Editor's note: This is the second of two stories on the home office deduction. Part one covered who's eligible for the tax break and what qualifies as a legitimate home office. Part two looks at the documentation you'll need if you do take the deduction and then face an audit, as well as the tax implications of taking the deduction if you eventually sell your home.
Some taxpayers balk at taking the home office deduction because they worry that it's seen as a red flag for IRS auditors.
Others fear the costs associated with the deduction when you sell a house. You're allowed to claim depreciation on your office space every year. As a result, when you sell, the IRS will collect taxes on a portion of the profit derived from the office space.
Making the right decision depends on several factors.
Is the home office deduction a red flag for an audit?
"The truth is, we don't know," says Mark Luscombe, principal federal tax analyst for CCH, the Riverwoods, Ill.-based provider of tax and audit information to accountants, attorneys and compliance professionals. If -- like many who claim the home-office deduction -- you're an independent contractor or the sole owner of an unincorporated business, you probably have a higher-than-average chance of being audited, but not because of the deduction itself.
Such taxpayers (freelance writers and solo plumbers, for example) must file a Schedule C, which covers business income or loss. And Schedule C does appear to be an audit flag: Last year, IRS commissioner Mark Everson said there would be increased focus on those who file Schedule C, as auditors crack down on under-reported incomes.
Indeed, the IRS'
latest statistics show that, depending on income, the audit rate for Schedule C filers is two to four times higher than normal.
Not everyone who claims the home-office deduction will file Schedule C, though many will. The point is that if you're already filing a Schedule C, claiming the home-office deduction may not make any difference in your chances of being audited. "I haven't seen any concrete evidence that the home office deduction itself raises the odds against you," says Luscombe.
Besides, Luscombe and others say that if you're entitled to a deduction, you should take it, even if you're worried about an audit. The reason? There's nothing to worry about with the proper documentation, and -- as we saw in part one of this series -- the savings can be significant.
What will you need to back up the deduction?
Keep meticulous records, hold on to your receipts and make sure the office really looks like an office. Since the deduction includes the relevant portions of mortgage or rent payments, utilities and improvements or repairs, you'll want to carefully document all of those costs.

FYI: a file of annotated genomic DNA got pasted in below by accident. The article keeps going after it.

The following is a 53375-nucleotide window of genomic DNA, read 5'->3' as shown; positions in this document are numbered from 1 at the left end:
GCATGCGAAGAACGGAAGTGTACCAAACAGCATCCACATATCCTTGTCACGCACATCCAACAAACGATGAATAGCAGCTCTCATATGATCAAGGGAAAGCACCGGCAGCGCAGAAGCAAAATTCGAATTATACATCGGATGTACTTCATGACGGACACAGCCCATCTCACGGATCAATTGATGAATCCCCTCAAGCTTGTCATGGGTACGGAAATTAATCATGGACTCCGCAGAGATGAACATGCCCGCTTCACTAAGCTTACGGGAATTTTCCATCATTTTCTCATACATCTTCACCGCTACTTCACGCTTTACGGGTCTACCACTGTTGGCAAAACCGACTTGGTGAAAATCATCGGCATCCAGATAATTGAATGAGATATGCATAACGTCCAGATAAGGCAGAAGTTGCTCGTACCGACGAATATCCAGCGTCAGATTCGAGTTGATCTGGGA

You'll also want to keep your office space set up for business, and keep personal activities out of it as much as possible. Make a floor plan of the house that clearly distinguishes the office from the rest of the house, including square footage totals for each part.
"If the IRS comes to your house during an audit, they'll want to see evidence of the activity you claim goes on there," says Jeff Levine, a CPA with Alkon & Levine in Newton, Mass. "File cabinets that show you store things, a computer with records, computer programs that you use -- they all help you prove your case. If they make you come to them, bring pictures."
Will it cost me when I sell my home?
Probably. When you sell your primary residence, you're allowed to exempt $250,000 ($500,000 if married, filing jointly) of your profit from capital gains taxes. Prior to 2002, home office space was treated as separate from the rest of the house, and you'd pay capital gains tax on the profit from that portion of the house. That has changed, though home-office owners do still have to pay a "recapture tax" based on depreciation.
Let's say you bought a house for $500,000 and held it for five years. You claimed a home office deduction and depreciation on 10% of the square footage each year, then sold it for $750,000. Your total deduction for depreciation over that time, based on the IRS's 39-year depreciation schedule (see
Publication 946), would be about $1,200 a year, or $6,000 for the period.
If you're self-employed in the 28% tax bracket, you'll typically pay 5% or 6% in state taxes, plus about 15% in self-employment tax. Each dollar you deduct would save you 48 cents, so that $6,000 deduction would save you about $2,900 over five years.
In the year you sold the house, you'd pay taxes on that deduction, likely at a 25% rate (plus self-employment and applicable state taxes). The bill would be about $2,500, Levine says. So in the long run, the deduction would have saved you $400 or so. That seems like a lot of work for $400, but remember: That's likely just
of the savings you can reap when you factor in the deductions you can claim for utilities, improvements and repairs.
There is one exception: If your office is in a separate building, such as a shed or garage, it's considered a separate commercial structure. That means it gets treated as offices did
2002, and it does not fall under the $250,000 exemption. If you claim the home office deduction in a detached building in three of the five years before you sell, you'll have to pay capital gains taxes on the value of the structure.
Bottom line? Consult a tax professional to see what works best for you. And if you're planning a move in the next few years, don't take the home office deduction.
Mike Woelflein is a business and personal finance freelance writer. A former senior industry specialist with Standard & Poor's and managing editor of ColoradoBiz magazine, he has also written for The Denver Post and American Express.